Raising capital can be argued to be a fundamental act of any organisation more so for any startups. Often the founder of these startups spends most of their time, energy, and efforts in developing strategies to attract funds and in the process to approach angel investors, venture capitalists, attending conferences (to promote their business and with the intent of impressing some key individuals to join their organisation as an investor). These founders spend many hours pondering over an approach by endlessly refining their business plans with the hope of procuring some capital. However, it is not as straightforward as few may think.


The prime intention behind this essay is to empower startups to rethink their game plan, develop strategies and go out into the market with the right attitude and a fair amount of structure that could enable them to identify their potential investors and provide them with what they might be looking for in a prospective investment-worthy venture. There are 12 steps that need to be looked at by budding entrepreneurs, perceiving these steps as a guide upon which they could engineer their capital acquisition strategy. However, I would like to argue that these 12 steps are not exhaustive, because there is never a tried and tested strategy. Every game is different and every players react differently in the field.

Step 1: It always starts with an ‘Idea’.

Having an idea is not enough to attract funds. You will need to dig deep into your idea, breaking your idea into parts with the intention to identify what is ‘unique’ about it. What solution are you providing and to what problem? You will have to find out what is your ‘Most Unique Feature’ that helps you stand out from others. Once you have identified it, try to define it in a couple of words and that becomes your Unique Selling Point’.Use this to develop your elevator pitch, starting what is the problem, what is your solution and how is it unique? All summed up in less than a minute.

Step 2: Transform words to a prototype.

Now that you are able to define your USP, try to develop a prototype’ around it. When I say prototype, it is not necessary that it has to be a finished product sample. You could take that unique feature of yours and put it into a PowerPoint, Photoshop, or draw it out on a piece of paper, so that you could show it to your potential investors. Investors like to see things that are‘tangible’. And also you could develop a ‘small animated video’ about how your product and the key feature of it ‘works out’ to be (could be as simple as a ‘flowchart’).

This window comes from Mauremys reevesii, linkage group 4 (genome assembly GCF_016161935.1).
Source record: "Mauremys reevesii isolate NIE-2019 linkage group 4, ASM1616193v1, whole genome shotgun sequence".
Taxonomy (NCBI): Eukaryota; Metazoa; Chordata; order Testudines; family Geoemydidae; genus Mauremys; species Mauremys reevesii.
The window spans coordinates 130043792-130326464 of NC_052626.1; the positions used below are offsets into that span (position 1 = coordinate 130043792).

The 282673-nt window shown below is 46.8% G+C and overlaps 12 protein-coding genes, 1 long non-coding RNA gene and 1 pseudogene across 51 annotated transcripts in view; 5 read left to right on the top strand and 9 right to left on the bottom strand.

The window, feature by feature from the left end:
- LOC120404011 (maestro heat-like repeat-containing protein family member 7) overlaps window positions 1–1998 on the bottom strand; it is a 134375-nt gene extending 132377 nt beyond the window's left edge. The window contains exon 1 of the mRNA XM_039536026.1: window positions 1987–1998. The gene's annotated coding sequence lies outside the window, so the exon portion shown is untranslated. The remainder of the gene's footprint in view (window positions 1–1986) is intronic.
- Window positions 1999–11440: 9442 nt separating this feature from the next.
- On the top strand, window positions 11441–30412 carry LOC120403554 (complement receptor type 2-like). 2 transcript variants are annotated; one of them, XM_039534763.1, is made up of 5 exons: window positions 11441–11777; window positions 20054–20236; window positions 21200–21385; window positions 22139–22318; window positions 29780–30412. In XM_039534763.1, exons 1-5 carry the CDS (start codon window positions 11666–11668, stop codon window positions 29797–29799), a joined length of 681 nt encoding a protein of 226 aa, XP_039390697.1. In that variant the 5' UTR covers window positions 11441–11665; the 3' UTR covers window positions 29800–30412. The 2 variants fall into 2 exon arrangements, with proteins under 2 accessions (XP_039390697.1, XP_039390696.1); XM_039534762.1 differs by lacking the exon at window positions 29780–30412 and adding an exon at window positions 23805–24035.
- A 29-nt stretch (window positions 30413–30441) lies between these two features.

Step 3: Take an outside perspective (sampling).

Once you have your prototype, see if you can ‘test it/do a bit of reconnaissance’, which means go out see what others have to say about your prototype. When I say others focus on your ‘prospective customers’. Take a ‘good proportionate and a representative sample’ of it and try to ‘record’ their experience, this will help you in developing a market research report, that will come handy later on. During this step, see whether your customers are able to make head or tail of it. Also try to identify the reasons why your prospective customers ‘will/will not’ see themselves using this product/solution that your company is providing.

Step 4: Develop a ‘functional prototype’.

To many this could be considered as ‘the most difficult and challenging step’ that you may encounter in your journey to raise capital. Transforming a pictorial prototype to a functional prototype is ‘not a cake walk’ as many would agree with me here. However, the intention is not for you to develop a full-fledged product, just try ‘develop that one unique feature of your idea’. Try to develop it by seeking help/support from your friends, friends-of-friends, anyone and everyone who could help you. If you can try to black box your product idea and get pieces of it done from different people. This is essential to protect the ‘Intellectual Property’ of the idea, bearing in mind ‘Ideas are no one’s monopoly’. You could also go for the signing of a ‘Non-Disclosure Agreement’ (with an anti-conflict clause) between yourself and the developers. Having said that, if you could develop the functional prototype on your own or with your partners, there is nothing better. But this is a ‘very tricky ground, so trade carefully’.